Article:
across to the large Water Oak 79 feet away. If the distance isn't 79 feet then I know I picked the wrong tree(s) and need to start over.
Once I get the proper two trees then I measure out from the Cedar 13’8”,
and run another tape towards the pond at right angles to the
Six feet along the second tape and I’m directly over the
That was the easy part. The hard part is that the hatch is a solid 16 inches below the surface, down through silty clay - heavy silty clay - that has been undisturbed
for 12 years, and, since The Wife is hell-bent on doing her daily laundry come
hell or high-water (Probably both at this rate!) I’ve cheated and already
called The Guy back, giving him the impression that both tank hatches are
cleared and ready for him.
The Guy is 38 miles away, which on our roads gives me about
(Since I own 12 pairs of socks I do my laundry once every 11 days whether its needed or not. The Wife, on the other hand, takes a different approach with her stuff and does a minimum of one load per day. . .)
Armed with tarp, (for loose dirt) two kinds of shovel,
(pointed and flat nosed) and a pickaxe, (more specifically a railroad pick with
a point on one end and chisel on the other) I headed down the hill at a trot, spurred on
by my self-created deadline which was getting closer with every turn of The
Unlike on TV where the gardener-guy easily steps it deep into the ground every time, the pointy shovel was no damn good at all until I broke
things up with the pickaxe, and once I did, every single shovelful of that heavy clay loam was farther
and farther below my feet which was just great on my back!
I studiously avoided checking my phone (my only timepiece)
but I had left the gate open and there was no way in hell I could miss the
sound of a 20,000 lb. truck coming down the drive, so I worked out there in the
summer sun like a madman (OK, it’s been suggested that a more accurate
description would be ‘like an idiot’, but I’m sticking with madman)
in the hope that I would get to the hatch
before The Guy got to me.
And somehow I made it. By the time I used the flat
nosed shovel to scrape the last of the dirt off the hatch, still no Guy.
Yeah for me!
I did manage to screw up a couple fingers in the process and it was days before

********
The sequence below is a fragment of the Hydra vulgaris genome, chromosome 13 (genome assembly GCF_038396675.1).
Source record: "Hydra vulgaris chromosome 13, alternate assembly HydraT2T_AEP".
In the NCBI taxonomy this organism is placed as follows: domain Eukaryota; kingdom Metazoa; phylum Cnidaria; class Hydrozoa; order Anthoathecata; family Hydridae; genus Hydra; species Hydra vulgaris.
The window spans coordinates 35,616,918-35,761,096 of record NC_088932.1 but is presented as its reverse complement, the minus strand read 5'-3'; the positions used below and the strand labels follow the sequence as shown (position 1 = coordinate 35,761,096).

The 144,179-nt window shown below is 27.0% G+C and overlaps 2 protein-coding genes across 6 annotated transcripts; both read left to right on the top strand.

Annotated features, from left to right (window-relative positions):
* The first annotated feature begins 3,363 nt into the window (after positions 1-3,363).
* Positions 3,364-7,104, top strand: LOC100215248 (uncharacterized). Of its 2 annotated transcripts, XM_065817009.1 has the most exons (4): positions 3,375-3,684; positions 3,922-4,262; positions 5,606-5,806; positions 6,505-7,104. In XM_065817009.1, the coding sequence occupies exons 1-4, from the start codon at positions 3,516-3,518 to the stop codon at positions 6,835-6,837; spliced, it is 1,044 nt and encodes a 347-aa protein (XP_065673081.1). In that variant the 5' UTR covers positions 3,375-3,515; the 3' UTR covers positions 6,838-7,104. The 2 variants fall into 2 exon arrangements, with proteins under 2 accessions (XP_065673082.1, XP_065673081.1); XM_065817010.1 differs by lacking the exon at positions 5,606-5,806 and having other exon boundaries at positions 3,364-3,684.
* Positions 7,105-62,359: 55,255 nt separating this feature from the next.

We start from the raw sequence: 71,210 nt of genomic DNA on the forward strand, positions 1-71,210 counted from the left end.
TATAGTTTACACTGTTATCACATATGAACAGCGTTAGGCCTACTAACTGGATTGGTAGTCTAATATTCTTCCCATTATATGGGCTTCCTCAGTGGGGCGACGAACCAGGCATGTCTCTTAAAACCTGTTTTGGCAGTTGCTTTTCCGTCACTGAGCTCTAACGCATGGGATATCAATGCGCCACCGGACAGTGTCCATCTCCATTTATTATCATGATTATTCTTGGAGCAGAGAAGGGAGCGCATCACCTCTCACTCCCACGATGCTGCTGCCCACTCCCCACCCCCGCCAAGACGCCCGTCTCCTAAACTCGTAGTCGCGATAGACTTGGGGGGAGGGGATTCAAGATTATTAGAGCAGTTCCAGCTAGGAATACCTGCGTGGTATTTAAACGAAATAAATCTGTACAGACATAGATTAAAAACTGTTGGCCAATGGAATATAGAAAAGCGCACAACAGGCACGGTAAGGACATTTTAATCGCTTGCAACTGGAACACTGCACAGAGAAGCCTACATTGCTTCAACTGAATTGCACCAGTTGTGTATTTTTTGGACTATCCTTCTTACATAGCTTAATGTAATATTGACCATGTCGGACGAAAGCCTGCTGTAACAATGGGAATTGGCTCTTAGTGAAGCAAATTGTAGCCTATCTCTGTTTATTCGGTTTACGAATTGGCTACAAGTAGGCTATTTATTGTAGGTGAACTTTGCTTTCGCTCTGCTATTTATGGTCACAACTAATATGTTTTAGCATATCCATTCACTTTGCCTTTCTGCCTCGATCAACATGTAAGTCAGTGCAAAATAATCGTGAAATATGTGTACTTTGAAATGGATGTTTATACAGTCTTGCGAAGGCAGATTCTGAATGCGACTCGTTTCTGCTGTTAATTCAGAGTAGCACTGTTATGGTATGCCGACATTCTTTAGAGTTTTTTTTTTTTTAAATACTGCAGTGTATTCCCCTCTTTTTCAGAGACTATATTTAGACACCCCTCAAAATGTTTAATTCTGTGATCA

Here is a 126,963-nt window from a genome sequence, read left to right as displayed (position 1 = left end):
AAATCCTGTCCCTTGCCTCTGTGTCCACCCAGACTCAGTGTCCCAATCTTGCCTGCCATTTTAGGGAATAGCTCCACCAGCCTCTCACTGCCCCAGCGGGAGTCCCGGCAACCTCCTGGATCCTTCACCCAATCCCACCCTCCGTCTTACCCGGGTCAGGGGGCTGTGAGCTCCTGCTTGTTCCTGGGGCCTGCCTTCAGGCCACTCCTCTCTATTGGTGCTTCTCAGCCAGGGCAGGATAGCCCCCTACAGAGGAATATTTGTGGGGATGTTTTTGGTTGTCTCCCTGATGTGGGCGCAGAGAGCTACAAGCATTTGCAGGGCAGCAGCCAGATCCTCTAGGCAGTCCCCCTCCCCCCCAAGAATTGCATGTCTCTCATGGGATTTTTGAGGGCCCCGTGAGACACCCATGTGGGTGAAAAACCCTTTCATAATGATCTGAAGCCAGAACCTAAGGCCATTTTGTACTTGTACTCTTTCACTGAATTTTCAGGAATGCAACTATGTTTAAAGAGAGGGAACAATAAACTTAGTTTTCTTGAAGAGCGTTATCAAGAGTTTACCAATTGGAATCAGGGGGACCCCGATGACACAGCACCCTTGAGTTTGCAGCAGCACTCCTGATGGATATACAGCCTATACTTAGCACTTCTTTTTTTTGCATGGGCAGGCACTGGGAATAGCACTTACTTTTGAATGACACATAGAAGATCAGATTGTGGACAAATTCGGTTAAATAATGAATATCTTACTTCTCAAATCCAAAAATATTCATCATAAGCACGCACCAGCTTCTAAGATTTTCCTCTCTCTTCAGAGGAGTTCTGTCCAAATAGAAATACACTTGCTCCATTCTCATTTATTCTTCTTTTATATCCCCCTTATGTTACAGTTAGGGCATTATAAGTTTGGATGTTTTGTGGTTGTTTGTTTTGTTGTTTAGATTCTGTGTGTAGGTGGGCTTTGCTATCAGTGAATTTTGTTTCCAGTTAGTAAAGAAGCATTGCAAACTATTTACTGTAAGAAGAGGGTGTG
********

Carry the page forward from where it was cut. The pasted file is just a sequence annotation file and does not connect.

I could bend them without dropping to my knees and whimpering.
The Guys (there was actually two of them in the truck) soon showed up, which cut my whimpering short because - well - whimpering in front of a couple of strangers is just plain embarrassing!
From here on out everything went smoothly. I avoided taking photos of the process and I won't subject you to any written details, but the upper tank definitely needed to be pumped (The fact that the washing machine emptied itself just as the hatch was lifted didn't help . . .) but the lower tank was in great shape. In fact, strictly speaking, it didn't really need pumping at all, but since it only cost $50 for the second tank - and I had already gone to all the effort required to dig it out - we did it anyway.
|Because there is such a vertical drop between the two septic tanks, and septic lines should slant down no more than one-quarter inch per foot, partway between the two tanks we have a near vertical drop in the line with a cleanout installed at the bottom of it.|
The line then runs through a culvert just beyon the drop so that if we need to drive heavy vehicles over the pipe in the future we won't risk crushing it, which I'm pretty sure would be a bad thing . . .
With both tanks pumped nearly as dry as the day they were installed, it's going to take just short of a week to fill the first tank and get water-flow down there at the cleanout situated between the two tanks again, than another short week to fill the lower tank and get water-flow at the cleanout just ahead of the leach-field.
In the meantime, water is flowing past that first cleanout up by the barn just beautifully again!
In theory we should have at least another 8 years before we need to do this all over again, but we will continue to keep an eye on it every month, just in case. . .